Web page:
Improvising Early Music

Improvising Early Music

Rob C. Wegman
Johannes Menke
Peter Schubert
https://www.jstor.org/stable/j.ctt14jxssh
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  • Book Info
    Improvising Early Music
    Book Description:

    The history of musical improvisation from the late Middle Ages to the early Baroque. Studying improvised music is always a challenge, due to its volatility and unpredictability. But what about studying musical improvisation from before the age of sound recordings? In this book three experts give their view on aspects of musical improvisation in the late medieval, renaissance, and early baroque periods. Historical sources show us how improvisation was an integral part of music education and how closely improvisation and composition were linked. This gives new insights into the way music was played in its original historical context and a new way to look at written scores from the past. Improvising Early Music will appeal to anyone interested in the historical background of our written musical heritage, and to musicians who want to gain a deeper insight in the way this music was created.

    eISBN: 978-94-6166-159-3
    Subjects: Music

Table of Contents

  1. Front Matter
    (pp. 1-4)
  2. Table of Contents
    (pp. 5-6)
  3. PREFACE
    (pp. 7-8)
    Dirk Moelants
  4. WHAT IS COUNTERPOINT?
    (pp. 9-68)
    Rob C. Wegman

    I would like to begin this contribution by taking the reader back to a year in the life of Ludwig van Beethoven. The year is 1792, and in that year, Beethoven was a young man in his early twenties. Although he was not well known outside his native city of Bonn, where he lived and worked, he had already been making a name for himself as an exceptionally talented musician and composer. Yet for a man of his promise a provincial town like Bonn was clearly too confining a place. It lacked the sorts of opportunities he would need to...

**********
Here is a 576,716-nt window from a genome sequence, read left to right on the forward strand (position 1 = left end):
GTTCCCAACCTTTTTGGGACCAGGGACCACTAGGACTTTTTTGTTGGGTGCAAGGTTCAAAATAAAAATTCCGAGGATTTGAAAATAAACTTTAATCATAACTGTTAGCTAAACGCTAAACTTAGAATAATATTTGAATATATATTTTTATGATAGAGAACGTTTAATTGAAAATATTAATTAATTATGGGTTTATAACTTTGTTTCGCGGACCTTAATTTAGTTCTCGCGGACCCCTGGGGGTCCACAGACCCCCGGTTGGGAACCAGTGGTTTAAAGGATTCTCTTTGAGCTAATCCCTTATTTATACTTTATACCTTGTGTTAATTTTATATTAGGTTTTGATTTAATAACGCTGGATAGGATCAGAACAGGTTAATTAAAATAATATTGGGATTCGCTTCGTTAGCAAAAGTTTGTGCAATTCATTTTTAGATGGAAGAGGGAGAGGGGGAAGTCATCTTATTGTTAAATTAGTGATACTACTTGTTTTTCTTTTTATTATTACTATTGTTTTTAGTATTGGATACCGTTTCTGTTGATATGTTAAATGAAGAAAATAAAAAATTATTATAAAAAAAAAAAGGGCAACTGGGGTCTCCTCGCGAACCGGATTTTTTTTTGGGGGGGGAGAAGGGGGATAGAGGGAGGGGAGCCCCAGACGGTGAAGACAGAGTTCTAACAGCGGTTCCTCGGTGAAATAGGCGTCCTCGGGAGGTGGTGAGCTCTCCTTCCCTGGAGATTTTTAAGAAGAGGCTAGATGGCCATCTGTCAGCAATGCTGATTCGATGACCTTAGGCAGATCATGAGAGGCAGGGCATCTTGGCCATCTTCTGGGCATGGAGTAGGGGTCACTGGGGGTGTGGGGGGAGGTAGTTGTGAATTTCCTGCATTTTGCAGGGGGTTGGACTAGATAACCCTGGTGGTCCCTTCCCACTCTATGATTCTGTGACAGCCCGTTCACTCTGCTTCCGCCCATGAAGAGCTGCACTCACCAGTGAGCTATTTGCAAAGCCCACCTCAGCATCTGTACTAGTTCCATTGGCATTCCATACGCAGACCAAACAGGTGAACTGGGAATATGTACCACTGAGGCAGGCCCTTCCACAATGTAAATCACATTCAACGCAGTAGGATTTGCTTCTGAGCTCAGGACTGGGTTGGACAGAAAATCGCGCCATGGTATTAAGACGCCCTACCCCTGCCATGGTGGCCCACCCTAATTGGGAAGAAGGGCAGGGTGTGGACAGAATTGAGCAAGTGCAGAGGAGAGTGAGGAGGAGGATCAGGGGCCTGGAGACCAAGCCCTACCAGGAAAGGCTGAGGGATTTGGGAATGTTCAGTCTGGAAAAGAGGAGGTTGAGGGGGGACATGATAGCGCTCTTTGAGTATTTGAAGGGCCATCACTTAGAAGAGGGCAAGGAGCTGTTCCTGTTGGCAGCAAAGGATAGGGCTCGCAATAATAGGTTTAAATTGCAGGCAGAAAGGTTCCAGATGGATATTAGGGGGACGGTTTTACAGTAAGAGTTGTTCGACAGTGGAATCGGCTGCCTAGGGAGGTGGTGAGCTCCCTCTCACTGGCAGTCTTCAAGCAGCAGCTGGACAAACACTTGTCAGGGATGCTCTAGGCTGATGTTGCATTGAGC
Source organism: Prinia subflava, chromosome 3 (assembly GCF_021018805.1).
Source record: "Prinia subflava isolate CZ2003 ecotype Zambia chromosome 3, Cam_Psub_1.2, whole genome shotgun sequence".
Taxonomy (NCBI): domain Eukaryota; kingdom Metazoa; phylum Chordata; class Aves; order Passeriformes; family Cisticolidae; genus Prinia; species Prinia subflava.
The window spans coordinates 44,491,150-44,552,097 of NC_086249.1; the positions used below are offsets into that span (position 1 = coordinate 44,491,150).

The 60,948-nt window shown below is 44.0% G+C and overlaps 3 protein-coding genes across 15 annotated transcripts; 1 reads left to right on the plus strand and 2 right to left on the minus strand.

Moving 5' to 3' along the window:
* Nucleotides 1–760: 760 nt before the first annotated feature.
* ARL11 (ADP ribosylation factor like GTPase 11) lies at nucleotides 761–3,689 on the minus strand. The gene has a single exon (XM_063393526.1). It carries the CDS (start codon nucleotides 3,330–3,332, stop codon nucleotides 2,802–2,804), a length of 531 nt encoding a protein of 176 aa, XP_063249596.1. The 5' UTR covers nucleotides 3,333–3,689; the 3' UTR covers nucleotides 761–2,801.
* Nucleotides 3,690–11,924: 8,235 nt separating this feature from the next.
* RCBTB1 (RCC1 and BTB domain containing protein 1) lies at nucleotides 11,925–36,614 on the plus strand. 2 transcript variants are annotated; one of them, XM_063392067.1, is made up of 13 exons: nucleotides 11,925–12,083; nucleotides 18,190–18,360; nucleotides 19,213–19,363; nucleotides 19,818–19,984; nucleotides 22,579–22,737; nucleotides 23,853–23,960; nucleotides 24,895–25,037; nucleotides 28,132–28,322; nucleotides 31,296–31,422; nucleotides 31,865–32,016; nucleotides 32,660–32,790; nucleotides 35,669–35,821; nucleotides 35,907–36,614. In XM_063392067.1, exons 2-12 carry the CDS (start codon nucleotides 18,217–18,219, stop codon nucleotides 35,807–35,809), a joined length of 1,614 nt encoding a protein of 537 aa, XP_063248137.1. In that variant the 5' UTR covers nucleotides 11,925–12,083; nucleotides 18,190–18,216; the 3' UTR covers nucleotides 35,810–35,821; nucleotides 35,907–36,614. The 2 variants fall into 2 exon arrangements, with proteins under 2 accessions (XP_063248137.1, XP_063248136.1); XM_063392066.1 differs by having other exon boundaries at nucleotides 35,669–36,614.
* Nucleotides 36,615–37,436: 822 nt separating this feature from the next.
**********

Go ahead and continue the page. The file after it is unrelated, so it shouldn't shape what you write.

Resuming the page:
5. “EX CENTRO” IMPROVISATION – SKETCHES FOR A THEORY OF SOUND PROGRESSIONS IN THE EARLY BAROQUE
    (pp. 69-92)
    Johannes Menke

    It is a commonplace idea that after 1600, everything in music changed completely. The Baroque era started with monody, figured bass, opera, the “affects” and so on, whilst old-fashioned polyphony remained the same; so goes the accepted cliché. One can create wonderful antipodes likeprima praticaagainstseconda pratica, the good Monteverdi as opposed to the bad Artusi, and good advancement against bad conservatism. Of course, history is not so simple. Musical style has many aspects – form, sound, harmony, counterpoint, articulation, melody etc. – and not all of them changed at the same time. The basic principles for organizing sound progressions,...

  6. FROM IMPROVISATION TO COMPOSITION: THREE 16TH CENTURY CASE STUDIES
    (pp. 93-130)
    Peter Schubert

    Although it is well known that improvisation played an important role in Renaissance musical life, the details of this polymorphous practice in the sixteenth century have not been sufficiently investigated. There are many angles from which to look at improvisation: Anna Maria Busse Berger has written about the importance of memory and visualization in music up through the 15thcentury; Ross Duffin has done hands-on experiments in 15thcentury improvisation; Richard Sherr, Timothy McGee, Tim Carter, Rob Wegman and Jane Flynn have looked at its social and liturgical functions in the 16thcentury; Klaus-Jürgens Sachs has made a sweeping survey...

  7. PERSONALIA
    (pp. 131-134)
  8. COLOPHON
    (pp. 135-136)